Ver. 19. "For your obedience is come abroad unto all men?"

This he does, not to leave them free to be shameless, but to win them beforehand with encomiums,and the number of his witnesses, to arrest their attention. For neither is it I alone that am thewitness, but the whole world. And he does not say for your understanding, but, "your obedience:" thatis, their compliance, which was evidence of much meekness in them. "I am glad therefore on yourbehalf." And this is no small encomium too. Then, after the praise, admonition. For lest, afterliberating them from any charges against them, he should make them the more listless, as not beingobserved; he gives them another hint in the words,

"I would have you wise unto that which is good, and simple concerning evil."

You see then how he attacks them again, and that without their suspecting it. For this looks likeintimating that some of them were apt to be led astray.

Ver. 20. "And the God of peace shall bruise Satan under your feet shortly."

For since he had spoken of those who "caused divisions and offences among them," he has mentioned"the God of peace" also, that they might feel hopeful about the riddance of these evils. For he thatrejoiceth in this (i. e., peace) will put an end to that which makes havoc of it. And he does notsay, will subject, but "will bruise" (Gen. iii. 19), which is a stronger expression. And not thosepeople only, but also him who was the general over them herein, Satan. And not "will bruise" merely,but "under your feet," so that they may obtain the victory themselves, and become noble by thetrophy. And the time again is made a ground of comfort. For he adds, "shortly." And this was prayerand prophecy as well at once. "The grace of our Lord Jesus Christ be with you."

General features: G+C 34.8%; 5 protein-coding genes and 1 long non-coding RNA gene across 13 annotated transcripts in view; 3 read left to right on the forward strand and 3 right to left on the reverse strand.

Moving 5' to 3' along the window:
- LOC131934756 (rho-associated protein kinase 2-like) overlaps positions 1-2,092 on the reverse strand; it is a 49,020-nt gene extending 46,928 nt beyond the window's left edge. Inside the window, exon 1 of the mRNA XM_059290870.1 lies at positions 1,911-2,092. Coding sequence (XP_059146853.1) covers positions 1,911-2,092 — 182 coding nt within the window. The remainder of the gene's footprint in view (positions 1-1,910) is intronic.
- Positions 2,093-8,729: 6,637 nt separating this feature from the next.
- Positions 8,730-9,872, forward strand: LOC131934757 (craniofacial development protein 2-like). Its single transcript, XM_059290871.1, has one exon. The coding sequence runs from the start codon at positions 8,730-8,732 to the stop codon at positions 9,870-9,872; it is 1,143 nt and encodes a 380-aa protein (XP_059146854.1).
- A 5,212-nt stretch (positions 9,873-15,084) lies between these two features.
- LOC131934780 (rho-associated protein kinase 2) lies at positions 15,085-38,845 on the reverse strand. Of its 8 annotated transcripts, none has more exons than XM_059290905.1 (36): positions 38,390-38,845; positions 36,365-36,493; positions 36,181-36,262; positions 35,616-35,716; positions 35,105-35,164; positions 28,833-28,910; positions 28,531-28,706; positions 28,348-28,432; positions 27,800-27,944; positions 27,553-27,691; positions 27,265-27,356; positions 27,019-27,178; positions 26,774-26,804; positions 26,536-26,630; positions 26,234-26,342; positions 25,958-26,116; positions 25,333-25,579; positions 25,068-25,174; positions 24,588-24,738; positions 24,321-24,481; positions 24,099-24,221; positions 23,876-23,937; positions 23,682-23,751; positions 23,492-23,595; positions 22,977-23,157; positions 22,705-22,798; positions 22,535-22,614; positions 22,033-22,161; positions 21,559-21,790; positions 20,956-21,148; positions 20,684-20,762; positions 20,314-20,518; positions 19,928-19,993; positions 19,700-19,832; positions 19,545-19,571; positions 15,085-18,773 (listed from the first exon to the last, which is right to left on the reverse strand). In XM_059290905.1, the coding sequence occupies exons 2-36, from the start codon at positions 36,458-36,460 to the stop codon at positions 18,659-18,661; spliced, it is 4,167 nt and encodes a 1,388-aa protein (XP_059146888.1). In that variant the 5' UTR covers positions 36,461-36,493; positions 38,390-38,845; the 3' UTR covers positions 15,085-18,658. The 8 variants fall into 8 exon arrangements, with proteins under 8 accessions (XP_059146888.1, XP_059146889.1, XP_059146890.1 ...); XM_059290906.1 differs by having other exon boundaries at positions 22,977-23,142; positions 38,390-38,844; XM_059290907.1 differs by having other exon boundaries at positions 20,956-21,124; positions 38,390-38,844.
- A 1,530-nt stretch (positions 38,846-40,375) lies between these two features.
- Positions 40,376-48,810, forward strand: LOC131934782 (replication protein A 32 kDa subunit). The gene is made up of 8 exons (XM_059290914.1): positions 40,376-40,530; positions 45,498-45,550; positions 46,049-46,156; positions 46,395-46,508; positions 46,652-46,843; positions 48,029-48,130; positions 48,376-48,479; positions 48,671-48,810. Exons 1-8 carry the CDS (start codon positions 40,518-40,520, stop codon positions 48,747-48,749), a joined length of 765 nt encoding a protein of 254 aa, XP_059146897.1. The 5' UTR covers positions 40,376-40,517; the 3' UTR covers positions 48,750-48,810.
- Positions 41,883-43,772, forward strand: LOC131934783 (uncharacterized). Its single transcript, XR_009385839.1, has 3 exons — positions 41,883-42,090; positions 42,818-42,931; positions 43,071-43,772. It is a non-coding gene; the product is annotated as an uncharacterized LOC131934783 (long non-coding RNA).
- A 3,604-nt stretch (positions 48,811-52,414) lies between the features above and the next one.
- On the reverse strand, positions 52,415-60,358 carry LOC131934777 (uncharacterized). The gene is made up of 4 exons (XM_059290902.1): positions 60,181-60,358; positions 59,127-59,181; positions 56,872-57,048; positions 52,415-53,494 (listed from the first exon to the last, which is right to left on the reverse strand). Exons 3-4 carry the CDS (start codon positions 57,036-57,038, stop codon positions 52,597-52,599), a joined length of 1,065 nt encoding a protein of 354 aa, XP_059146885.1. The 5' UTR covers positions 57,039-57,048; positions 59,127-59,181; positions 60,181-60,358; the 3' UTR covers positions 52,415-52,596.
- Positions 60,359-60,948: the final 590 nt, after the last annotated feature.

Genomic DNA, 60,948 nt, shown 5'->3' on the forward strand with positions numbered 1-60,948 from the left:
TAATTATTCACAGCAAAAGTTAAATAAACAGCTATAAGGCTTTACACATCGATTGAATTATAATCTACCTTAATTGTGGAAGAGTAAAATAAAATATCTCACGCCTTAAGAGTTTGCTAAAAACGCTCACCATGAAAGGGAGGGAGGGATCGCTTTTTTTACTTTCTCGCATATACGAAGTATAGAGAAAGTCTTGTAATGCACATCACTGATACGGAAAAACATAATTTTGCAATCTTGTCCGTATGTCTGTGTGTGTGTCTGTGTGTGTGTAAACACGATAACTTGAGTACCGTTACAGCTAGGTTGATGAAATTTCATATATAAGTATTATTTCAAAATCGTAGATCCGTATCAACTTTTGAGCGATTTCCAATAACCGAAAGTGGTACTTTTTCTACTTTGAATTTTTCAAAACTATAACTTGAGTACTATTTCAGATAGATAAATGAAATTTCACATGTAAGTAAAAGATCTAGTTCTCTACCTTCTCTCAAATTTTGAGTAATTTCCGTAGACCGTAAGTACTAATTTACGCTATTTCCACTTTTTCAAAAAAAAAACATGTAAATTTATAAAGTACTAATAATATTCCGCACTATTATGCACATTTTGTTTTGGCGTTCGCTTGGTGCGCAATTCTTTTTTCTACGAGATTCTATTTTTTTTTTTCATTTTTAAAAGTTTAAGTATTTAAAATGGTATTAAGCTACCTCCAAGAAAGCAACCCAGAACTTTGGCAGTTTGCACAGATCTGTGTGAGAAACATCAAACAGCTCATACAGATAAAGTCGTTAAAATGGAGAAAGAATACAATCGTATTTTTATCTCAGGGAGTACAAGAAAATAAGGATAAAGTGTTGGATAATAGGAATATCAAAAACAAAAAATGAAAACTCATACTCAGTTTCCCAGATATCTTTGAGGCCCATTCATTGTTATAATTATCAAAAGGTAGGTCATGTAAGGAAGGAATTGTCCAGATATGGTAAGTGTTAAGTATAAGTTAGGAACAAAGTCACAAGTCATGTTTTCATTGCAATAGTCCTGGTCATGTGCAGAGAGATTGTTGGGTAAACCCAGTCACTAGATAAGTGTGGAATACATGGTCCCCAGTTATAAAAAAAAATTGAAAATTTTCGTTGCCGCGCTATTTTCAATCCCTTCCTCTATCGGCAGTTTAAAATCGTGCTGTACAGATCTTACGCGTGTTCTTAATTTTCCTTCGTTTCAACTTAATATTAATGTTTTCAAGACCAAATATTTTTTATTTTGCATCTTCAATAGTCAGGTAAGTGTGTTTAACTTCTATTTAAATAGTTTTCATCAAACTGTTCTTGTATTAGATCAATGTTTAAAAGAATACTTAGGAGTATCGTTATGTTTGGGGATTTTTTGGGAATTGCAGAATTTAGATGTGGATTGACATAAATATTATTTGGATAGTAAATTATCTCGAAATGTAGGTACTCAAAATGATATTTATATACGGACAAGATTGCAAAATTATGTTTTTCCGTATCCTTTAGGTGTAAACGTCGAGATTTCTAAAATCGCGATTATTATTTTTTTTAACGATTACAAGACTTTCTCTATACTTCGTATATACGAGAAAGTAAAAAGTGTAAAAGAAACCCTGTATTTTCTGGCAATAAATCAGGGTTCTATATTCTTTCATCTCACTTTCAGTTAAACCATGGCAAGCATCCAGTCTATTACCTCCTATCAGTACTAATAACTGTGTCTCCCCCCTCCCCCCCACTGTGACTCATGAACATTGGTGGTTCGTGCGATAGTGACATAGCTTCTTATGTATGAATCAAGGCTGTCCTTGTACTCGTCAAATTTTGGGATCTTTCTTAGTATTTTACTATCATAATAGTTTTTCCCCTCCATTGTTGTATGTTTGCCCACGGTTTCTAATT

That greatest weapon; that impregnable wall; that tower unshaken! For he reminds them of thegrace, that he may give them the more alacrity. Because if ye have been freed from the ills moregrievous by far, and freed by grace only, much more will ye be freed from the lesser, now ye havebecome friends too, and contribute your own share likewise. You see how he neither puts prayerwithout works, nor works without prayer. For after giving them credit for their obedience, than heprays; to show that we need both, our own part as well as God's part, if we are to be duly saved. Forit was not before only, but now too, even though we be great and in high esteem, we need grace fromHim.

Ver. 21. "Timotheus my work-fellow saluteth you."

Observe the customary encomiums again. "And Lucius, and Jason, and Sosipater my kinsmen."

This Jason Luke also mentions, and sets before us his manliness also, when he says, that "theydrew" him "to the rulers of the city, crying," etc. (Acts xvii. 5.) And it is likely that the otherstoo were men of note. For he does not mention relations barely, unless they were also like him inreligiousness.

Ver. 22. "I Tertius, who wrote this Epistle, salute you."